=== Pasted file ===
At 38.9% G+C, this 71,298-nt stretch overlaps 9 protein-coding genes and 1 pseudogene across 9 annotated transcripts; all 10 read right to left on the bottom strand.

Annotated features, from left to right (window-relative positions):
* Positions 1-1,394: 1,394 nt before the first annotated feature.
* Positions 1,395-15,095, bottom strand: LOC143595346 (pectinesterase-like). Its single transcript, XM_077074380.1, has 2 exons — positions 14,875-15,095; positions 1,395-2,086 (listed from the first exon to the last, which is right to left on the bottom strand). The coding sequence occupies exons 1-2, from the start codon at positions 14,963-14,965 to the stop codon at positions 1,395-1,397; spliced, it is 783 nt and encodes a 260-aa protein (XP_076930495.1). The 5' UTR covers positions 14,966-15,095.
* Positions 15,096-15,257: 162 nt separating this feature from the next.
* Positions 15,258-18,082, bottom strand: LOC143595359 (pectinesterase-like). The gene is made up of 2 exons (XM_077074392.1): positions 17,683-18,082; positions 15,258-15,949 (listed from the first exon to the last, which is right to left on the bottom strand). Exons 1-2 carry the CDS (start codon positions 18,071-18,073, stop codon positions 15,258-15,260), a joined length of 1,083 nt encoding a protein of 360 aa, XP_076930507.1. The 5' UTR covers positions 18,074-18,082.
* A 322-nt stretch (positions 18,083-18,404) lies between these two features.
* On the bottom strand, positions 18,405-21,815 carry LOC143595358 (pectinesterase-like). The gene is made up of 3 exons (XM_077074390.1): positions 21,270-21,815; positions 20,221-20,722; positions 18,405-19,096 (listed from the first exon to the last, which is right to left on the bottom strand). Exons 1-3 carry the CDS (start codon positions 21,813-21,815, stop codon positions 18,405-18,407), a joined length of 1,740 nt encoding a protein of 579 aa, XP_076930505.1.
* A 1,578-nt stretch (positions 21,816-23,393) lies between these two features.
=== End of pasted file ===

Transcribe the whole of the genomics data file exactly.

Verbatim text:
At 38.9% G+C, this 71,298-nt stretch overlaps 9 protein-coding genes and 1 pseudogene across 9 annotated transcripts; all 10 read right to left on the bottom strand.

Annotated features, from left to right (window-relative positions):
* Positions 1-1,394: 1,394 nt before the first annotated feature.
* Positions 1,395-15,095, bottom strand: LOC143595346 (pectinesterase-like). Its single transcript, XM_077074380.1, has 2 exons — positions 14,875-15,095; positions 1,395-2,086 (listed from the first exon to the last, which is right to left on the bottom strand). The coding sequence occupies exons 1-2, from the start codon at positions 14,963-14,965 to the stop codon at positions 1,395-1,397; spliced, it is 783 nt and encodes a 260-aa protein (XP_076930495.1). The 5' UTR covers positions 14,966-15,095.
* Positions 15,096-15,257: 162 nt separating this feature from the next.
* Positions 15,258-18,082, bottom strand: LOC143595359 (pectinesterase-like). The gene is made up of 2 exons (XM_077074392.1): positions 17,683-18,082; positions 15,258-15,949 (listed from the first exon to the last, which is right to left on the bottom strand). Exons 1-2 carry the CDS (start codon positions 18,071-18,073, stop codon positions 15,258-15,260), a joined length of 1,083 nt encoding a protein of 360 aa, XP_076930507.1. The 5' UTR covers positions 18,074-18,082.
* A 322-nt stretch (positions 18,083-18,404) lies between these two features.
* On the bottom strand, positions 18,405-21,815 carry LOC143595358 (pectinesterase-like). The gene is made up of 3 exons (XM_077074390.1): positions 21,270-21,815; positions 20,221-20,722; positions 18,405-19,096 (listed from the first exon to the last, which is right to left on the bottom strand). Exons 1-3 carry the CDS (start codon positions 21,813-21,815, stop codon positions 18,405-18,407), a joined length of 1,740 nt encoding a protein of 579 aa, XP_076930505.1.
* A 1,578-nt stretch (positions 21,816-23,393) lies between these two features.